Surfing the Class—A Commentary by Ian Ayres ’86
The following commentary was published in The New York Times on May 13, 2008.
Surfing the Class
By Ian Ayres ’86
Several years ago I watched a particularly memorable “Law Revue” skit night at Yale. One of the skits had a group of students sitting at desks, facing the audience, listening to a professor drone on.
All of the students were looking at laptops except for one, who had a deck of cards and was playing solitaire. The professor was outraged and demanded that the student explain why she was playing cards. When she answered “My laptop is broken,” I remember there was simultaneously a roar of laughter from the student body and a gasp from the professors around me. In this one moment, we learned that something new was happening in class.
Shortly after seeing that skit, I wrote an Op-Ed for The New York Times describing the surprisingly strong student reaction when I asked students to use their laptops during class only for taking notes.
I predicted that we would soon hear of surfing at the opera (and maybe even in church).
But I also called on schools to flip the default code of conduct. Currently most students believe that it is fine to play games, surf the net, check their email etc. unless their professor expressly tells them that they can’t. (Some may think it’s okay, even if the professor tells them they can’t.)
I wanted schools to announce that laptops, by default, should be used during class only for class-related activities unless the professor says otherwise. I’m not the only one calling for action in this area.
I’m happy to report that Saul Levmore, the dean at the University of Chicago Law School has recently announced an end to classroom surfing. It is a little unclear from his announcement whether his policy is merely a default or a mandatory rule. It’s also left (I imagine, intentionally) unclear what the repercussions are of violating the policy.
In praising Levmore, I should be clear that there is no good a priori argument against multitasking. The case is at best an empirically-informed hunch about what is the best way to teach. I see some power to a parentalism argument that teachers should ban surfing because it impedes students’ ability to learn.
Law students are adults who generally can decide for themselves what is in their best interest — but I still don’t think it would be a good idea to have beer or magazines available in class. As someone who has played way too much Minesweeper in my day, I think some activities are just a bit too tempting.
Still, I’m worried that my own weakness is leading me to take away the rights of others. My sainted father brought me up short when, after reading my original oped, he said, “I thought you were a liberal?”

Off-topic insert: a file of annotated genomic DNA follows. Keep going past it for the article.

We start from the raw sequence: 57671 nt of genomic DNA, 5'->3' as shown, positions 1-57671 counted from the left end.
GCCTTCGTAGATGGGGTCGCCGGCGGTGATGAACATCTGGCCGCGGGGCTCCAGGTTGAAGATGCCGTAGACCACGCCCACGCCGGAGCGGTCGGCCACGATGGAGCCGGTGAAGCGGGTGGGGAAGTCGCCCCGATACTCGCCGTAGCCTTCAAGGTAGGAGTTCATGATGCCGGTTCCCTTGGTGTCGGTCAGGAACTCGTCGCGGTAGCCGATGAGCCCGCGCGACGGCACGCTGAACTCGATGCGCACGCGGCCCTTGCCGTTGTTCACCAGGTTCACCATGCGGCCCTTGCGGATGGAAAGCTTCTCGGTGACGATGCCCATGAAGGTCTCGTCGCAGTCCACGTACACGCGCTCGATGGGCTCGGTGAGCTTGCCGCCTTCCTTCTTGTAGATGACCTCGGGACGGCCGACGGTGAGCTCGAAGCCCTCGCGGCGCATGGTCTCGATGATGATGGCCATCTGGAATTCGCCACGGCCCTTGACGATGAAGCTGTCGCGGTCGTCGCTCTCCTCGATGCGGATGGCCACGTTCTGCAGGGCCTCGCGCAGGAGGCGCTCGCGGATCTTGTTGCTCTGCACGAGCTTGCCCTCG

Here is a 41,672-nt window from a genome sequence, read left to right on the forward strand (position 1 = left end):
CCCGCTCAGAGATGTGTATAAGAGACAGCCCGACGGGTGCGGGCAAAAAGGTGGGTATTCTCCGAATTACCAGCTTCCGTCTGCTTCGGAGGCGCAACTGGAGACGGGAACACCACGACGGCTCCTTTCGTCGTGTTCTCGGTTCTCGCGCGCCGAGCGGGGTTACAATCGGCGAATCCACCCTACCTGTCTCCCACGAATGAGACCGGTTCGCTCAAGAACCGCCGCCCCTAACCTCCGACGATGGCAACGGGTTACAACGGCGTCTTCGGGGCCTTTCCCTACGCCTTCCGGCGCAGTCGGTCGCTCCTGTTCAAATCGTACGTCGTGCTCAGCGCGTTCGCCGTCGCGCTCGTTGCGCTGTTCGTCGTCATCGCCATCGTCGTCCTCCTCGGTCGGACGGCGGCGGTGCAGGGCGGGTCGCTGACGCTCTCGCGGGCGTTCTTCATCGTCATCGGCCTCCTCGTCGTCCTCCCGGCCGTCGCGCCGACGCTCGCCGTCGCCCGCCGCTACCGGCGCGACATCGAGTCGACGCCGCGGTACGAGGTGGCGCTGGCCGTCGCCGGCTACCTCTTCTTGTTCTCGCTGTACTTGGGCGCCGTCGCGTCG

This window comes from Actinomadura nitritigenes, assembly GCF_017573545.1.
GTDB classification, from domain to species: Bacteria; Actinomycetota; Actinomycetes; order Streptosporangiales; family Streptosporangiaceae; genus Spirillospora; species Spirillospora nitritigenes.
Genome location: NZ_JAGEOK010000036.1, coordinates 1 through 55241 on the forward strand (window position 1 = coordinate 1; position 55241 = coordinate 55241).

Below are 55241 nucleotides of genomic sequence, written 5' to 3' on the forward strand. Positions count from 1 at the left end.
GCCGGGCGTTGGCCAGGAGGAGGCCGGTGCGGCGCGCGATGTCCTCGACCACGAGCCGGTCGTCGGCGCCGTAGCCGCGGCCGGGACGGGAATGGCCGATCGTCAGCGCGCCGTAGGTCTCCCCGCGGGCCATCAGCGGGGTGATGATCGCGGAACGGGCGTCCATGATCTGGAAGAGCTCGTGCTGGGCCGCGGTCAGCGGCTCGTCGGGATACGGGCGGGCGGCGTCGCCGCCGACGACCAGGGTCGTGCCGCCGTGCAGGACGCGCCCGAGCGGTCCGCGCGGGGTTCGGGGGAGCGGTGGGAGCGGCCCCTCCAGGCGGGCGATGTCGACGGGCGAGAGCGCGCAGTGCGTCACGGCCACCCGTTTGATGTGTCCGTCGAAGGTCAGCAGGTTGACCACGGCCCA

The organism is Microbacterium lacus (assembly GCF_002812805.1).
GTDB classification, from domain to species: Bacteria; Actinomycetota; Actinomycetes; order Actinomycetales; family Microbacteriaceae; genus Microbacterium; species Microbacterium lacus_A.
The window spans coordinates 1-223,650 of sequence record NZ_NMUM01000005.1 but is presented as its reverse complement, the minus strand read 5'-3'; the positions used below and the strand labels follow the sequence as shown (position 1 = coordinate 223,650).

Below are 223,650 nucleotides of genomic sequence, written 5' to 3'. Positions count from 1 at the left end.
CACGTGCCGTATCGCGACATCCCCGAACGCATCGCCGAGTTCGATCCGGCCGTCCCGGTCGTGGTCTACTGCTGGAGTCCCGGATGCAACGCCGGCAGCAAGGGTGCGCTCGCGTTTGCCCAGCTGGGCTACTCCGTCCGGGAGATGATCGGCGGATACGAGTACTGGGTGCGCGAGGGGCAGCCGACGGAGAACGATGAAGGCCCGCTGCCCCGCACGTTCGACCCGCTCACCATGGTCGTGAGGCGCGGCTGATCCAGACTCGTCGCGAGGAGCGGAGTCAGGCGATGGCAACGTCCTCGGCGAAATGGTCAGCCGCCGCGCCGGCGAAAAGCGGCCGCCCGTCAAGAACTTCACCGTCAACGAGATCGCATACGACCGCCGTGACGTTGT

The “negative externalities” of surfing provide a stronger basis for switching the default:
The laptop screen is a billboard that is very visible to other students sitting behind the gamer. Surfing and game playing in particular can be very distracting — both visually and in the signal they send to others that you don’t care about class. Multitasking also makes students less present as participants in class discussion. Surfing doesn’t stop students from taking notes, but it degrades the quality of their attention.
Doonesbury has a great strip on just this point. In bouncing back and forth between his notes window, the surfing student is less likely to be following the discussion and to be able to ask or answer a question.
In recent years, I’ve tried to balance student liberty with my negative externality concern by allowing surfing, but only in the back row of class. In the back row, at least, it isn’t a visual distraction. And I view these back-benchers as virtually a step away from non-attendance.
But what’s still missing is basic information on how much surfing is going on. (Levmore claims, “Every teacher underestimates the amount of Internet surfing going on,” in his or her classroom.) The content of the laptop screen is visible to the class, but remains a mystery to the professoriate. I still hear colleagues tell me that surfing is not a problem in their class because they walk around the room.
In a world where alt -tab quickly shifts between windows, it is a fantasy to think that walking around is a sufficient deterrent.
I am tempted to ask students to collect data on how much surfing is actually going on (even when it is banned). I bet some readers will be upset with the idea of such monitoring. There is a growing sense of entitlement not just to surf but to keep your professor in the dark about whether you are surfing or not.
If the admission application simply asked students to check a box if they were willing to forgo classroom surfing, I imagine virtually all applicants would forgo their God-given right to play solitaire.
But even here, students push back that the implicit contract was also that professors would not teach badly. Some students see surfing as a medication to reduce the annoyance of poor pedagogy. Indeed, some clever students have even argued that surfing has a positive externality — Ayres and Levitt and Wolfers will have better incentives to teach well if they have to compete for students’ attention.